Jane’s biggest inspiration comes from the boldness of colors used by modern day painting artists such as Julie Dumbarton. She also gets inspired by the beauty around her which she tries to capture in her artwork to bring some of that beauty inside. Jane is constantly teaching herself new techniques and, by gradually putting all those different techniques together, she sees her work rapidly improve.

Jane’s advice to anyone starting out is: “Don’t just have one style but have as many as you can master. This way you will never stop moving forward. Take chances and be lucky, I know I was.”


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Era Shevtsova 01

The artist portrait of Era Shevtsova


Era Shevtsova is a leather artisan living in the small town of Sutton in the suburbs of London, UK. She immigrated to England from the Ukraine in the year 2001. Even though she is well known as a talented and successful leather artisan she does not have an early leather working history. Before leather became her passion she completed a nursing degree and worked in that profession. Her husband was a doctor. When Era found out that healthcare was not where she wanted to be she started looking for something more appealing and fascinating. She got a certificate in sewing and tailoring and started a small business from home, making and selling medical uniforms as well as custom wedding, party and evening dresses for women and children. She also made and sold wedding and party cakes, went through a training for hairdressers and started a professional photographer’s career to generate income.



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As life went on and Era had her second child, she faced the situation of not being able to go out to earn money, so she decided to find something she could do from home to help pay the bills. Era had been a Tarot card collector since her teenage years. One day, when she was going through her collection admiring the artwork on the cards, she realized that she could use a leather case to protect them. After unsuccessful attempts to find something online she decided to make one herself.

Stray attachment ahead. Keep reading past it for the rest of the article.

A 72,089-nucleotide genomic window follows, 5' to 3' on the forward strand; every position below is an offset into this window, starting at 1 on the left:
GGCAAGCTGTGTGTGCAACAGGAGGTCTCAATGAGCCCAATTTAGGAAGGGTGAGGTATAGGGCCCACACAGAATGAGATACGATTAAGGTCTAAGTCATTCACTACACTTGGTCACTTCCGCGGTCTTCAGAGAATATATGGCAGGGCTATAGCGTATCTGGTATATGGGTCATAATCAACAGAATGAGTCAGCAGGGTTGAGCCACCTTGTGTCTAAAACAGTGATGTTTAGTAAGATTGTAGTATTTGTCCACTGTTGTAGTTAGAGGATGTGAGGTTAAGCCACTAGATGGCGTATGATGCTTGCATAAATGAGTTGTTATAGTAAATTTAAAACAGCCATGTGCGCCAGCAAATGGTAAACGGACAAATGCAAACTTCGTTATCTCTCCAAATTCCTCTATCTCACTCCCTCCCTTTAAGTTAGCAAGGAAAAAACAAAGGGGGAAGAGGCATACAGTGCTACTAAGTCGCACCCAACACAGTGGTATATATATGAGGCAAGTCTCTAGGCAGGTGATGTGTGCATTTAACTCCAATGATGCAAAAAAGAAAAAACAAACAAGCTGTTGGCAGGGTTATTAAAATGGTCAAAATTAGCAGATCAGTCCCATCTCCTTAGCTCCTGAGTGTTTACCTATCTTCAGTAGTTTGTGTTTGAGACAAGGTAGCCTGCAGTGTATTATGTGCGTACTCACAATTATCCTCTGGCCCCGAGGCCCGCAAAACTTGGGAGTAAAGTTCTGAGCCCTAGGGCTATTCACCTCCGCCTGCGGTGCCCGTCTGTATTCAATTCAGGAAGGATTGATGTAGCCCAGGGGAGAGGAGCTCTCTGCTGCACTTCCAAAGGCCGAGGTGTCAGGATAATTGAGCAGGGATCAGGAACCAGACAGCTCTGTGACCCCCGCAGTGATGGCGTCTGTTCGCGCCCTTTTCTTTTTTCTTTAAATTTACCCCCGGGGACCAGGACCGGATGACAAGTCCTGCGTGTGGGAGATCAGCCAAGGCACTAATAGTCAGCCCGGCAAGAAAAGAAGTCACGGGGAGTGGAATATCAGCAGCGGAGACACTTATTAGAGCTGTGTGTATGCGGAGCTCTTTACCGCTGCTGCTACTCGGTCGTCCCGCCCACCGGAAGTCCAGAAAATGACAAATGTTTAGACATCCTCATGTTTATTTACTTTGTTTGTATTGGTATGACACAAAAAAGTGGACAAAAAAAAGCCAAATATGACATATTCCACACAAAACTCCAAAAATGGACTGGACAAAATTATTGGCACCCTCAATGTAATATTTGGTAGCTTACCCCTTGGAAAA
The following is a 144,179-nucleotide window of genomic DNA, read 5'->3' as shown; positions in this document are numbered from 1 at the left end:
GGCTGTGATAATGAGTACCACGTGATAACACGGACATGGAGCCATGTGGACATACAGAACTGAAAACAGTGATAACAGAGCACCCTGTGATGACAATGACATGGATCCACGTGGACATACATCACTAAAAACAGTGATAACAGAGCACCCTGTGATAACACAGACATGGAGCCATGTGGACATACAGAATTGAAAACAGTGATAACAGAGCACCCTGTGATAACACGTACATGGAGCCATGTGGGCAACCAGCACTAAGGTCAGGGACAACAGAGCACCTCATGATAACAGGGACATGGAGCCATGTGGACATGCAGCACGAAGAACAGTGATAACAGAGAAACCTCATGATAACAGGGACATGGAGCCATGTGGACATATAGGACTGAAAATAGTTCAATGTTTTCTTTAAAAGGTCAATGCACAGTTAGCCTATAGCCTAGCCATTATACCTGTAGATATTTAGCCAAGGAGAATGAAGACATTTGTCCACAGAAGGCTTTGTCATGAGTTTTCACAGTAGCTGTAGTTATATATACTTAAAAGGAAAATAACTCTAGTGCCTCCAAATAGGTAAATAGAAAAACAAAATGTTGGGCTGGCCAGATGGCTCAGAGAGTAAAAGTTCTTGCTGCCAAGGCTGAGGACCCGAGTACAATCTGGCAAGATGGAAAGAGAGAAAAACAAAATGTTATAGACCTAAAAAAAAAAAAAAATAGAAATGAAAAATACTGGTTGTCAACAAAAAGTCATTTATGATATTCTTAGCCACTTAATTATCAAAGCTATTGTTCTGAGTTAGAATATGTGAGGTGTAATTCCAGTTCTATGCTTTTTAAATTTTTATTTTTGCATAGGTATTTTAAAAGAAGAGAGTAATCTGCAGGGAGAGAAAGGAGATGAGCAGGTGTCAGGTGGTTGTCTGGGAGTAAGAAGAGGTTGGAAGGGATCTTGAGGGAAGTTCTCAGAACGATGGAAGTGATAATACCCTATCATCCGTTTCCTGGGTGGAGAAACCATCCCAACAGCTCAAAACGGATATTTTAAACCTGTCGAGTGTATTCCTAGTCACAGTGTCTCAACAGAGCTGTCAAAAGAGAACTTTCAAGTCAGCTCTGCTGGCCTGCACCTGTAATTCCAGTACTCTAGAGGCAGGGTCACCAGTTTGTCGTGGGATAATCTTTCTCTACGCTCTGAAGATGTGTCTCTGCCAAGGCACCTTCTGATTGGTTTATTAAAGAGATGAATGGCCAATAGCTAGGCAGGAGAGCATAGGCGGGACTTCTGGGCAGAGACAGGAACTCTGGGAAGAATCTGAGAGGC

She thinks her first cases were a bit scary in terms of looks and quality but she was happy enough with them to try to make a couple more and sell them on the internet. They were all sold in about a week. That is when Era’s spirit got lifted and she continued crafting and selling cases. She quickly sold her professional photography equipment and used the proceeds to buy a decent amount of leather working supplies. Suddenly she owned leather rolls, paint bottles, leather finishes and tool boxes. That is how Era’s leather crafting career began.


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Back then there were no such helpful sources of self-instruction like the internet so Era practiced constantly, making little things every day and learning from her mistakes. She bought a lot of books and patterns from the Tandy Leather Company and started making bags and belts. She was determined to turn this hobby into a full-time job through which she could earn a living. So she kept experimenting and practicing. It’s been 7 years since Era made her first tarot card case but she says that she still keeps exploring, experimenting and learning from pictures of masterpieces she finds on the internet. Her workshop takes up one small corner of her living room; the other corner is her husband’s office.